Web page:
Please call 0208 215 0053 for further information about how our immigration solicitors in central London could help you.

In the event that you do decide you would like to challenge the Home Office’s decision to revoke your organisation’s sponsorship licence, it will be of imperative importance to gather evidence that supports the response you wish to make. This will maximise the chances of you achieving the outcome that you desire, which may even include your sponsor licence merely being temporarily downgraded, instead of being revoked altogether.

It will greatly help, of course, if you know what that response will actually be. So, before you start bringing together evidence, you will need to discuss the situation with your relevant team members and legal advisors – the latter potentially including our own award-winning experts in immigration law here at Cranbrook Legal.

From there, you will be able to agree on a strategy that your team is comfortable with – at which point, it will be time to start obtaining relevant and accurate evidence to support your response to the Home Office.

This gathering together of evidence might be a trickier task for some organisations than it is for others – indeed, poor and/or inconsistent record-keeping may have been a factor in your business having its sponsor licence revoked in the first place.

For some firms, some important documents – such as those in relation to payroll – might be owned and maintained across various functions and premises, so the process of sourcing relevant evidence will need to be well-coordinated.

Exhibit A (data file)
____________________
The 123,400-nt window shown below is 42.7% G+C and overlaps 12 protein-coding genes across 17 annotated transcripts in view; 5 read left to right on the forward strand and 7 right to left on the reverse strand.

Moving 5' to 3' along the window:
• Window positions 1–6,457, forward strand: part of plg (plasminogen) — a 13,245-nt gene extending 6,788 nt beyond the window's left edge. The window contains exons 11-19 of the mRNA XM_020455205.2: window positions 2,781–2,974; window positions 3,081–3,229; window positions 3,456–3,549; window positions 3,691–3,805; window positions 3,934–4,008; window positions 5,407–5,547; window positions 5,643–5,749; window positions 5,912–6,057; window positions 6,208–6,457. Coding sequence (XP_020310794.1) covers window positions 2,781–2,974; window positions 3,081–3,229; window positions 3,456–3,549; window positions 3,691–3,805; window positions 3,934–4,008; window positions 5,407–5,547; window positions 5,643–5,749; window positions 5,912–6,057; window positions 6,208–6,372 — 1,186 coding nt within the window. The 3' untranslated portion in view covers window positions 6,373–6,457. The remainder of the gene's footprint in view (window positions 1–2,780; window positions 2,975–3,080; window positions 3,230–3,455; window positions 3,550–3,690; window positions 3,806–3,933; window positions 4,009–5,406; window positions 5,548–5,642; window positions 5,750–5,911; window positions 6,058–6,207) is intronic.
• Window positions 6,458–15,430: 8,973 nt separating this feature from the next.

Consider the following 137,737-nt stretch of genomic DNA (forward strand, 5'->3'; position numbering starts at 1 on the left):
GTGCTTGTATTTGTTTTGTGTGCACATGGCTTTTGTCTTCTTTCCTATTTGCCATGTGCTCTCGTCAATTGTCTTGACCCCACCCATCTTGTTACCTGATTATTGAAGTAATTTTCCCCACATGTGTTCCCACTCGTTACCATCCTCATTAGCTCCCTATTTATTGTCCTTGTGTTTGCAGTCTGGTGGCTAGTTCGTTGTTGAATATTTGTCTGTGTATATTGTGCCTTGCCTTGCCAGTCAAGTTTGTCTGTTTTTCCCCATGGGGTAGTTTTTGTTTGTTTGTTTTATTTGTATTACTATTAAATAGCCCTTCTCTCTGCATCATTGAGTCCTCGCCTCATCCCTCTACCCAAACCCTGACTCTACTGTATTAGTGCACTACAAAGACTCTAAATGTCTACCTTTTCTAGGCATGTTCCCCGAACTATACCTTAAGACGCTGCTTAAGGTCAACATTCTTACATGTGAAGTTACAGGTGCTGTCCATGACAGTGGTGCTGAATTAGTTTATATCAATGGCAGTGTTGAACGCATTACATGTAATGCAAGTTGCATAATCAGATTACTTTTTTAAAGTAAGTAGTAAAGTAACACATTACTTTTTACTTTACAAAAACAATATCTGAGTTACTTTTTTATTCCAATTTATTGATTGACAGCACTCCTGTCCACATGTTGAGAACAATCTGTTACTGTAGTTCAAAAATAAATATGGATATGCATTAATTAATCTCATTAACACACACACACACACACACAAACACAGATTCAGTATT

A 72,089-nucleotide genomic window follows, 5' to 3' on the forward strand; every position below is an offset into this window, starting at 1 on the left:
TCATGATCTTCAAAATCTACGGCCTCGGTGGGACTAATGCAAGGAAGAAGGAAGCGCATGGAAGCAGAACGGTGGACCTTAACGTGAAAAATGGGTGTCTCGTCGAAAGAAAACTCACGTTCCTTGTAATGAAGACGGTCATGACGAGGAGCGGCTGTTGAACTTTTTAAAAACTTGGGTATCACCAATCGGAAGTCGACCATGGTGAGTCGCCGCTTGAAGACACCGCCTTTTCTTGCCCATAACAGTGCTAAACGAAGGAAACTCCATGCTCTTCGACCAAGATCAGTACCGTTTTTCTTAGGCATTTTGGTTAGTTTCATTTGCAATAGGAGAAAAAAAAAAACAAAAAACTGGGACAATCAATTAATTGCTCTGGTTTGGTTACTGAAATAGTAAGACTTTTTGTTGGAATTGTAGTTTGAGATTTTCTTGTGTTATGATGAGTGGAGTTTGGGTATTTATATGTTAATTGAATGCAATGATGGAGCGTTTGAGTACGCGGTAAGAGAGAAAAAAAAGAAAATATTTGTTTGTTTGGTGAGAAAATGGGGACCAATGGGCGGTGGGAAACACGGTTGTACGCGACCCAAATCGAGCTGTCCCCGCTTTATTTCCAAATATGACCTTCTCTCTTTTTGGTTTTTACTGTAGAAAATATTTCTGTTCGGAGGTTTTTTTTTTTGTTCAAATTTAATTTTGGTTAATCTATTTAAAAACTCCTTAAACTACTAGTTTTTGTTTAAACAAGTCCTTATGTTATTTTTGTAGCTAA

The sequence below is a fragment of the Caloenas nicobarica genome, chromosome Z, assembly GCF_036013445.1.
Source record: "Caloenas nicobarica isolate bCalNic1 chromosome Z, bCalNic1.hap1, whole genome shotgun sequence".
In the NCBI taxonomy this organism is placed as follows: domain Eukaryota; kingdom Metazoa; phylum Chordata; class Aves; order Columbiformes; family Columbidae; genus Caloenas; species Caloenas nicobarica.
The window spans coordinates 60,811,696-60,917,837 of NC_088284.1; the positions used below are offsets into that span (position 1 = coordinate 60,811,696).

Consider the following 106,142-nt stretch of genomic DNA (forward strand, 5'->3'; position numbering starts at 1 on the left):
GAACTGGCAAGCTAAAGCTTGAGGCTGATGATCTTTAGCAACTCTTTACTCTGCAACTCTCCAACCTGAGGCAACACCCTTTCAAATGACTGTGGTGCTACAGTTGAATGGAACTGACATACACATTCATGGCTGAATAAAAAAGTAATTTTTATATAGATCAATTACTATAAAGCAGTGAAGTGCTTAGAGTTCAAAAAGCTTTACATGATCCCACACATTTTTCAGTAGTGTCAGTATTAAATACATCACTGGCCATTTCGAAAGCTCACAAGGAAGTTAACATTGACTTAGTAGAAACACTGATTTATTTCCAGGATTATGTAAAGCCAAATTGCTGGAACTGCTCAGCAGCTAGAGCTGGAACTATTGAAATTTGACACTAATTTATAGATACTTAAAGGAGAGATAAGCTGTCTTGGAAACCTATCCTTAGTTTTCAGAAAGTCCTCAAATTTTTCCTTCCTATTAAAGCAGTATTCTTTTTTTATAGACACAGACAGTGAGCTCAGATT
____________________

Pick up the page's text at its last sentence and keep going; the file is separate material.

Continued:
As a broad rule, your organisation having its sponsor licence revoked will mean it also immediately loses the right to employ its current sponsored workers. This could mean, depending on your business and the national origins of your employees, you are effectively no longer permitted to employ most or all of your current non-UK national workers.

It is important to note that while an organisation in the UK will typically need a sponsor licence in order to hire someone from outside the UK to work for them, this is not the case for all groups of foreign nationals who might be working for your company.

The groups of people that firms in the UK can employ without the need for a sponsor licence include:

So, even in the event that your organisation is subject to a revoked sponsor licence, you will be entitled to continue employing any members of your workforce in the above categories.

If, though, there are other foreign nationals among your company’s present employees – including citizens of the European Union (EU), Iceland, Liechtenstein, Norway, and Switzerland who arrived in the UK after 31 December 2020 –it is likely that you will have needed a sponsor licence in order to employ such people. These are the workers that you will cease to have the right to employ as a result of a sponsor licence revocation.

However, the exact immediate effect that the revocation of your firm’s sponsor licence has on your sponsored workers on the Worker and Temporary Worker routes, will depend on the below:

  • If the Home Office believes that the given sponsored worker was actively and knowingly involved in the reasons for your organisation’s sponsor licence being revoked – in other words, if they were complicit in this –it will immediately cancel all of the worker’s remaining permission. This will mean that the worker has no permission remaining, andwill be required to leave the UK immediately or face enforced removal.An example of a sponsored worker being complicit in this way, would be if they had agreed that you would arrange a non-existent job for them as a way to enable them to come to the UK.